South Carolina head coach Dawn Staley tweeted that NCAA rules prevented her from taking a picture with a young fan. Here’s why the NCAA needs to change
Dawn Staley is a rule follower. Just ask her.
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“I’m a rules type of gal, meaning you tell me what the rules are, I stay within those rules,” the South Carolina women’s basketball coach told High Post Hoops during a phone call this week.
The conversation was in response to a tweet by Staley, who while down at a recruiting trip in Raleigh, North Carolina, tweeted the following after an interaction with a young fan:
Nothing worse than being in a gym with future ballers….I’m talking young girls who would like to take a pix only to be told we can’t because @NCAA rules.Talk about growing the game?!! Storytellers of our game put pen to paper and write about this.
Staley was talking about NCAA recruiting rules that prevent contact with prospective student athletes during certain times of the year. While Staley understands the purpose behind the no-contact recruiting rules, she takes issue with the extent to which they are applied, especially when trying to be an ambassador for the women’s game.
“I do have an issue with talking out of both sides of your mouth, in that if we’re trying to grow the game, let’s grow the game,” Staley said. “Let’s not allow a young girl to come up to somebody that’s been in the game a long time…and get to the point where we can’t take a picture with a young, aspiring little girl or little boy.”
ESPN college basketball analyst Jay Bilas, a frequent critic of the NCAA, sees it similarly.
“The rule isn’t sinister, it’s just dumb. It provides no advantage,” Bilas told High Post Hoops. “In my view, the more college coaches interact with young people, the more college is promoted.”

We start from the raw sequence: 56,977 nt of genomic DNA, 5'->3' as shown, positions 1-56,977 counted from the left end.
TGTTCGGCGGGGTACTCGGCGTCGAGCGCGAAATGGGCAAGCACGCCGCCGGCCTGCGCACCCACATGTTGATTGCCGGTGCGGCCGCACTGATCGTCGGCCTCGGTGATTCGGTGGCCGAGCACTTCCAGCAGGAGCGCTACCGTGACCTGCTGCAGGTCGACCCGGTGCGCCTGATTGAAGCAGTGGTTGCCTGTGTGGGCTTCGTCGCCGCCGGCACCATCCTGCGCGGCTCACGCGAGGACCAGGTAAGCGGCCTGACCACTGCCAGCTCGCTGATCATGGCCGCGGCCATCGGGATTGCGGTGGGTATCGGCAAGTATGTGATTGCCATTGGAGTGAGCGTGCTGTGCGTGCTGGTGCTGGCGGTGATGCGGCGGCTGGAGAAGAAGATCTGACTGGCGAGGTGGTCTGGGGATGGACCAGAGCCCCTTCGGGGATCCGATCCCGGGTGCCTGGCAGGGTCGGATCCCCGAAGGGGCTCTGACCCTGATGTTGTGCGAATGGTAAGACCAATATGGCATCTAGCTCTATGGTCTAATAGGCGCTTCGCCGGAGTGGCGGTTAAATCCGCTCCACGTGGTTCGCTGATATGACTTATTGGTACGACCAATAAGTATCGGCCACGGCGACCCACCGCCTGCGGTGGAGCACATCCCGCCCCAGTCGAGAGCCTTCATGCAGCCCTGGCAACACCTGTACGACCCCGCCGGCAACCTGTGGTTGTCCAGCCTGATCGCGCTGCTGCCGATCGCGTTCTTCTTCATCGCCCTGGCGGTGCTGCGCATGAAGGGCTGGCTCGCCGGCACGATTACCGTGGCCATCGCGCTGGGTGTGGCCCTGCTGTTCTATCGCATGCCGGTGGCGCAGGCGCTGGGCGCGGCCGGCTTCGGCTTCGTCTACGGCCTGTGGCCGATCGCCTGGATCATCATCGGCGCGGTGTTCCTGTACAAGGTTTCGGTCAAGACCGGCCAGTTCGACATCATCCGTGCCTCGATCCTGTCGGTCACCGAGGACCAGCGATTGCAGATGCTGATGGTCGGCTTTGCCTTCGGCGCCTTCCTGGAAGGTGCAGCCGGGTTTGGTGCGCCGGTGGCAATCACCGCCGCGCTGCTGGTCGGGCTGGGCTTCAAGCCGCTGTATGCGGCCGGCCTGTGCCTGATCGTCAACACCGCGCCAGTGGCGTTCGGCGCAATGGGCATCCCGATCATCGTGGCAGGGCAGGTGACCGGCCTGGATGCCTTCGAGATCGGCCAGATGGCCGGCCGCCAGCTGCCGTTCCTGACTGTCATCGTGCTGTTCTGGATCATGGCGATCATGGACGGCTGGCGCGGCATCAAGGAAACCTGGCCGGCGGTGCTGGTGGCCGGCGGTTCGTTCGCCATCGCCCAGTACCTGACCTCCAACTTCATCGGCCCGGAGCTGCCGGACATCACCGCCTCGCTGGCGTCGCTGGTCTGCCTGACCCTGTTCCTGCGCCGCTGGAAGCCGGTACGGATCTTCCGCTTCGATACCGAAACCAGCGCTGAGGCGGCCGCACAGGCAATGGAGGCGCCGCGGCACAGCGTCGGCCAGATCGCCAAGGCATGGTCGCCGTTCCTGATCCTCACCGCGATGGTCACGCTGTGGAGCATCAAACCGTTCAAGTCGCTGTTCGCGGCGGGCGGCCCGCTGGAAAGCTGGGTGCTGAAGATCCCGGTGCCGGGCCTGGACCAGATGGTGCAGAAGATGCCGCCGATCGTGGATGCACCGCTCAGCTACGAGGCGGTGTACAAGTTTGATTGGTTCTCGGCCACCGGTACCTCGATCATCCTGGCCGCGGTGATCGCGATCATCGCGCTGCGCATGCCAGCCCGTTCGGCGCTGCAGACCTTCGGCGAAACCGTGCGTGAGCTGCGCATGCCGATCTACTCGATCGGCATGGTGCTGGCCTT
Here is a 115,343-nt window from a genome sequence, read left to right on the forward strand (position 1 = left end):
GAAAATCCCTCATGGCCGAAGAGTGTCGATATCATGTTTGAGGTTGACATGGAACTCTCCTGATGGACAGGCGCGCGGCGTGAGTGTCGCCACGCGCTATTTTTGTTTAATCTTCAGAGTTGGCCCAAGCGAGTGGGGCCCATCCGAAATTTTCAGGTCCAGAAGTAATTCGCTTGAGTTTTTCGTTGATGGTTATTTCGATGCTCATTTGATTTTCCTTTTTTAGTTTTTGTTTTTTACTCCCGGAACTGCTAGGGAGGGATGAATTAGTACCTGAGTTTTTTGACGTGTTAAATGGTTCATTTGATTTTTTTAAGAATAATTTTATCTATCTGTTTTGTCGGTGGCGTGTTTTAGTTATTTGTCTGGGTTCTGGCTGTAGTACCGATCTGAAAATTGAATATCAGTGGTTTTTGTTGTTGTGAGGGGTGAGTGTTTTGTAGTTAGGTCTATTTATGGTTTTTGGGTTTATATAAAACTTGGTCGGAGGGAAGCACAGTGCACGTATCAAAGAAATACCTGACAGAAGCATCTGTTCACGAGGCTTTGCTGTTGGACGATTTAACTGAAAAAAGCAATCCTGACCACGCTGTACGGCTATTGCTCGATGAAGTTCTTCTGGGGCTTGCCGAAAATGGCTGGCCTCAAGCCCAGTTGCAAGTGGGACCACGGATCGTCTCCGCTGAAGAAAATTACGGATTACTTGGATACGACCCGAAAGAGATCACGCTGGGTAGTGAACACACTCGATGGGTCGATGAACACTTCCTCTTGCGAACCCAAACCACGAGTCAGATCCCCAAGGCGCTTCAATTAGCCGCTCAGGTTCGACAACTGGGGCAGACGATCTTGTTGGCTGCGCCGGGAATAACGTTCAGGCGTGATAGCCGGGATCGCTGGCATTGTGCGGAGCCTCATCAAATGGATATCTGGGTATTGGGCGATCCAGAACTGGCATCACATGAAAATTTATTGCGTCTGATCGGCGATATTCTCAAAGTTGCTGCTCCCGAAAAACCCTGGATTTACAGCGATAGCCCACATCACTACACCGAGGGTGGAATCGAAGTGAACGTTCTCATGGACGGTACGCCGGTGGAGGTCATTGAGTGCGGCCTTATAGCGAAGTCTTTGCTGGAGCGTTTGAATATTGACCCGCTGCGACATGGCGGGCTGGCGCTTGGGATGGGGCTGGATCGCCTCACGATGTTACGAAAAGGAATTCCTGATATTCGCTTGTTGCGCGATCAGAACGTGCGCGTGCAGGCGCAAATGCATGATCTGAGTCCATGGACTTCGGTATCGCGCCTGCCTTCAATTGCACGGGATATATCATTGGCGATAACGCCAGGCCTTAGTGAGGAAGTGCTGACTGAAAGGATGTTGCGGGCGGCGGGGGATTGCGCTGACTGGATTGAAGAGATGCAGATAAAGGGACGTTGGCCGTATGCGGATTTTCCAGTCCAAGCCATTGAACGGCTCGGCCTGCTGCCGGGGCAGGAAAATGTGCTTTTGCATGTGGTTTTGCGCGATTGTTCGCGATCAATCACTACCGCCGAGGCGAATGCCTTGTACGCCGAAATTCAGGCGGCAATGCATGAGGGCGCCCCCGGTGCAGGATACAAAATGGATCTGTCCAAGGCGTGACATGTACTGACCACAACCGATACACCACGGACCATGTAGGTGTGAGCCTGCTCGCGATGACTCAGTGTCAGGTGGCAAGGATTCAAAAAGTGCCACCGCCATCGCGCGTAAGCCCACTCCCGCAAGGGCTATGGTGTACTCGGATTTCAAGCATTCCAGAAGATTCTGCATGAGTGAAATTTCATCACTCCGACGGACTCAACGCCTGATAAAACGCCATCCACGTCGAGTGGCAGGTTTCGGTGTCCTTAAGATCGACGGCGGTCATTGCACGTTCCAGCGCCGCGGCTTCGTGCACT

Staley said that moment in Raleigh, having to turn down a young fan, still drummed up emotion in her because the young girl was excited to see her. When asked how she would have felt had that happened to a young Dawn Staley, she replied, “I would have thought poorly of that. That would have crushed my dreams.”
It seems counterintuitive that while women’s sports are experiencing a transcendent moment while still battling a lack of media coverage and all-around investment, that the NCAA’s rules have not adapted to help grow the women’s game.
When you talk about what advantages schools have in recruiting a player, aesthetics come to mind. Universities investing millions into facilities, new locker rooms, and top-of-the-line athletic gear. These things are celebrated and are certainly meant to entice a player to play to attend that school. Yet the intangibles, having a positive impact on a young player and being an ambassador for the sport, simply due to Staley’s profession as a head coach, can be seen as NCAA violations.
Coach Staley added that for the most part, recruits are not the ones asking for pictures with her and that taking a picture, in and of itself, will not alter whether or not a player attends a certain school.
“You’re not going to not get a kid because they took a picture with Vivian Stringer or me,” Staley said. “You’re not going to lose a kid off that.”
So what needs to be done to ensure that stories like this are not the norm? For starters, the NCAA needs to change. The rule makers, including coaches on committees, need to speak out and stand up. Staley added, “When you put it back on the rule makers, if enough of these instances happen, then they will change the rule.”
The NCAA has had to adjust before, having opposed the legality of Title IX after it was enacted, and most recently, changing its stance on player’s name, image, and likeness compensation rights.
“It’s important that people understand the NCAA is not the government. They enact, enforce, and interpret their own rules,” noted Kerryann Cook, a New York City based attorney.
The media also plays a role. In telling these stories and opening up people’s eyes to the current NCAA restrictions, those in decision-making positions complicit with the status quo can realize that the rules themselves are preventing the growth of the women’s game. Imagine seeing an iconic player, championship coach, and not being able to take a picture with her because of the rules of a multi-billion dollar organization.
Growing up in Philadelphia, Staley grew up watching Mo Cheeks and Dr. J. Things have changed and now young girls in Philadelphia have gotten to grow up watching Dawn Staley, Natasha Cloud, and Elena Delle Donne. Women’s sports are having a moment and it’s time the NCAA catches up, as Staley sees it.
In the words of Coach Staley, “It has to change.”
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